The Deminer: The incredible life's work of “Crazy Fakhir”
by Vladan Petkovic
- The Swedish IDFA prizewinner by Hogir Hirori and co-director Shinwar Kamal is an incredible portrait of an incredible personality
The Deminer [+see also:
film profile], the Swedish documentary made by two Dohuk-born filmmakers, director Hogir Hirori and co-director Shinwar Kamal, which won the Special Jury Award in the IDFA's International Feature-length Competition, is an almost unbelievable portrait of a colonel who spent nigh on 14 years deactivating mines in Iraqi Kurdistan.
The very first scene, shot near Mosul, sees Colonel Fakhir explaining how he disarms mines, as he is doing just that, armed only with a knife and a pair of wire clippers. He appears to do it effortlessly, as if there were no danger and he did it all the time.
And at least the latter is true: in 2003 alone, he disarmed more than 600 mines in Mosul, and thousands more in later years. Hirori and Kamal craft his story out of hundreds of hours of footage that he or his co-fighters filmed over the years, interviews with his son and wife, and by following him over the period 2014-2016, when Daesh had taken control of Mosul.
In a way, Fakhir's personal story follows the recent history of Iraq – from the defeat of Saddam Hussein and the subsequent terroristic actions of his supporters, followed by the departure of US troops from the country when Obama decided to abandon unfinished business, to the most recent invasion by Islamic State.
It is not an easy film to watch, in part because it mostly consists of lo-fi, shaky camera footage, and in part because these materials contain numerous, very suspenseful, scenes of demining. Most of the devices he is disarming are simple, homemade mines, activated either by a mobile phone or by a weight-detection mechanism. These can explode at any time, and in the footage, Fakhir is blown back twice. The second time, he lost his leg, and was not accepted back into the army. This made him very depressed, as his son testifies. But when Daesh invaded Kurdistan, Fakhir got himself a simple plastic prosthesis and volunteered for Peshmerga. One scene shows how happy he is to be back – "I'll keep doing this as long as I live," he says with a grin, despite the darkly prophetic angle of the statement.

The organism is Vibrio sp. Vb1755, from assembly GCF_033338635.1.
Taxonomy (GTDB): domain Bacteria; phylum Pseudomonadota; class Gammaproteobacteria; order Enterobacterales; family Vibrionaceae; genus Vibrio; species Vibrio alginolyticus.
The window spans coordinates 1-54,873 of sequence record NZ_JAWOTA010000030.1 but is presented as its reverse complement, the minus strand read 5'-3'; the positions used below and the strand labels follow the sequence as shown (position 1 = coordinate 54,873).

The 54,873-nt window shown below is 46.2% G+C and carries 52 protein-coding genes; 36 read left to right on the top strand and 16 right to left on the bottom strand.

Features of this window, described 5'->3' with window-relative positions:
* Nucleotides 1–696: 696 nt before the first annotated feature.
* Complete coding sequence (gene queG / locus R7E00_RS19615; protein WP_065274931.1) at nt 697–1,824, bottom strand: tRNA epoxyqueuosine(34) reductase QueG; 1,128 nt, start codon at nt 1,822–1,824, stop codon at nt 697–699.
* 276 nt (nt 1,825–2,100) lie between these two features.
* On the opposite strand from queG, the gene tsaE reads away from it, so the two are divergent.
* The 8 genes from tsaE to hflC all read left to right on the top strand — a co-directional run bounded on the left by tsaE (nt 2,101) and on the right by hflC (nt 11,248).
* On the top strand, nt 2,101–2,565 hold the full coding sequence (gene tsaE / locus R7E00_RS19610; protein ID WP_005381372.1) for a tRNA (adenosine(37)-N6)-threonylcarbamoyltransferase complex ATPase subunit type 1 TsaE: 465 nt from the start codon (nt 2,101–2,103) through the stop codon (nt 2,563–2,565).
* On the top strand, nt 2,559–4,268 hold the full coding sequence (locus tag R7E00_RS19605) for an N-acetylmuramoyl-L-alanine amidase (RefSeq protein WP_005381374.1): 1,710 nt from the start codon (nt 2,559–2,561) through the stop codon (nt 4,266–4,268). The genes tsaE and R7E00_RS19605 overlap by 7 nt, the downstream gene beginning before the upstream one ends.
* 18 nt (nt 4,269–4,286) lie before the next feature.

Crazy Fakhir, as the US troops, amazed at his courage and abilities, nicknamed him, is a stocky man with a square face, with lively eyes sparkling under bushy eyebrows that most of the time carry the form of a frown. We get to know this incredible personality very well, although there are almost no direct interviews with him – only a couple of sentences in a voice-over. But we also get to know his family and his region, and taste the chaos that Iraq has not been able to emerge from since Saddam.
Besides the inevitably epic narrative, Hirori and Kamal also manage to create moments of poetry, economically observing human relations and the protagonist's relationship with his surroundings. Here is a man who has dedicated his whole life to a very dangerous, but incredibly humane, profession. "If I fail, only I will die, but if I make it, I will save many lives," Fakhir says as he explains why he felt the calling – and we trust him and admire him.
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